My original vision for this project was to have the pictures get pulled down from Google Photos as they are displayed, and have the slideshow randomly display any picture from my Google Photos account. Unfortunately, the API for google photos only allows for uploading or editing details of already uploaded pictures. There is no API support for downloading or viewing pictures from Google Photos. Instead I put a huge SD card in my Raspberry PI and downloaded all my albums from Google Photos to display on frame. They will need to be manually updated as I take more pictures

The slideshow running on the Raspberry PI uses PyGame to manipulate and display the photos. The python "exifread " library is used to pull the embedded orientation data from the photos. That info is combined with the pixel width vs height to automatically rotate all vertical (and flipped) photos to horizontal, then the screen is physically rotated to make vertical photos be vertical again.

As I mentioned in the video, the Raspberry PI sends commands to an Arduino to rotate the screen. I didn't try having the Raspberry PI generate the STEP, DIR and ENABLE signals and have it control the A4988 directly. I had the Arduino and Stepper driver available, so that's what I used. The Arduino code is pretty simple. It just waits for a specific character over the serial port, then rotates the screen when it is received. There isn't any position sensing, so the Arduino expects to be started with the screen horizontal and then I just counts steps.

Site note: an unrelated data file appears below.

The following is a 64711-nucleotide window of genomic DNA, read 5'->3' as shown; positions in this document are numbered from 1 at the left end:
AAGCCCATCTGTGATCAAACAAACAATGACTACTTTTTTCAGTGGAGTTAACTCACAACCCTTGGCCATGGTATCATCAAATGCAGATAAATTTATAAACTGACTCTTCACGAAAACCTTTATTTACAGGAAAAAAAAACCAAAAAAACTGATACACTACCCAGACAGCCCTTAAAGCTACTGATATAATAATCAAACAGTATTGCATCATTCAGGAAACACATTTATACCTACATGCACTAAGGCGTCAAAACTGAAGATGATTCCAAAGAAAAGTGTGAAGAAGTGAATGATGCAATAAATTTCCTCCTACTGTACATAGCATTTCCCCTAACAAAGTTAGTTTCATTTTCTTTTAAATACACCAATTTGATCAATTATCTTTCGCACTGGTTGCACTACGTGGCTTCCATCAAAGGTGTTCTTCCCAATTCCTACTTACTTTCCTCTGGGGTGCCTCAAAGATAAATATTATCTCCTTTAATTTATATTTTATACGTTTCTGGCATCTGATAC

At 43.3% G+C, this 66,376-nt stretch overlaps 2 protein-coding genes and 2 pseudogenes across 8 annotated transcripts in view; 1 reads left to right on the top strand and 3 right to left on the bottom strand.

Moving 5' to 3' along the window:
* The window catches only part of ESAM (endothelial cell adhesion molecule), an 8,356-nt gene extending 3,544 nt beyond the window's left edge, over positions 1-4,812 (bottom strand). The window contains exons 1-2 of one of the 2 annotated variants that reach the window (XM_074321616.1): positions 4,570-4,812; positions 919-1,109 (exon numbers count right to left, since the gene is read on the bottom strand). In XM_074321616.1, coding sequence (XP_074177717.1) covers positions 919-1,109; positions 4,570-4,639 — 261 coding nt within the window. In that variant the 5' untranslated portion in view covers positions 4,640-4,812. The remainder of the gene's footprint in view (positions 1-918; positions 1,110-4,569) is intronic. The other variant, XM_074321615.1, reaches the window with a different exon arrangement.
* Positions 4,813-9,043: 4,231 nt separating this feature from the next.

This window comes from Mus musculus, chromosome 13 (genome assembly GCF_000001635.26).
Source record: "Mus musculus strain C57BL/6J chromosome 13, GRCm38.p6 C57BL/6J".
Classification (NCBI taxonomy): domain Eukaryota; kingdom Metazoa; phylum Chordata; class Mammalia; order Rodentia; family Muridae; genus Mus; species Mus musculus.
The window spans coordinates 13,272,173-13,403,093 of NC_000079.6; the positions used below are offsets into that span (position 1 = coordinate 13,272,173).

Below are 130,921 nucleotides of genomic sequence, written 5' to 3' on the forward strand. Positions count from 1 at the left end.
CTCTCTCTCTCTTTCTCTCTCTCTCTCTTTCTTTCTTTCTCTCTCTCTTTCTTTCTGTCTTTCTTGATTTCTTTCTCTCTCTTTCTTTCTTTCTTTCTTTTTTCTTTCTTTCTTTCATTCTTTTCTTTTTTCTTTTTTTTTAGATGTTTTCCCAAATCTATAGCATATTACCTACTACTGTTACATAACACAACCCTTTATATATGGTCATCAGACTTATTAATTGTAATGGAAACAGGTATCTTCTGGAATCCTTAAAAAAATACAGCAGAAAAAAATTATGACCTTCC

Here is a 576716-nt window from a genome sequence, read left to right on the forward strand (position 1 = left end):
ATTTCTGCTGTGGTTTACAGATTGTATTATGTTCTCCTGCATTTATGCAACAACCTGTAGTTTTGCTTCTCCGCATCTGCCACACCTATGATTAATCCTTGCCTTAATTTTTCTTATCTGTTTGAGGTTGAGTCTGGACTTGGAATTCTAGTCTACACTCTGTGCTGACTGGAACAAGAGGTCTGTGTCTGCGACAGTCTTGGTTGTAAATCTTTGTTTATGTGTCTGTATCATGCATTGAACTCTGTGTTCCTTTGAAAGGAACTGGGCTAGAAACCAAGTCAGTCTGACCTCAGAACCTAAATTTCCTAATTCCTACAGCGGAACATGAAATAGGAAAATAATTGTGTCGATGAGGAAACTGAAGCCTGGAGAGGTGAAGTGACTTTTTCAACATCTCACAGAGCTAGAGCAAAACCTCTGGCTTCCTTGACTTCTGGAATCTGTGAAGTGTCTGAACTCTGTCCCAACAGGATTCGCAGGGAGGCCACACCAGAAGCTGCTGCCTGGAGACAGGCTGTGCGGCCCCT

Initially I found motion to be quite noisy. The open frame design radiates sound quite well, so I reprinted the stepper motor mount and pinion gear out of flexible filament. That drastically reduced the amount of sound you hear from the stepper motor. You can see in the video to blue plastic parts are the flexible ones.

You can also see a couple of large hex nuts stuck to the back of one of the speakers in the video. They are there on purpose to balance the display. It is balanced enough that the motor can be turned off with the screen in either orientation and it won't move. This is convenient because otherwise the motor would get quite warm after a while. You can find a line in the python code that will send an "F" to the Arduino. The disables the motor driver. This occurs any time a horizontal picture is to be displayed on the screen and the previous picture was also horizontal.

If you couldn't get enough of that rotating goodness, here is a 6 minute video of FlipFrame displaying some of my favorite photos. The displayed photos were all take by me.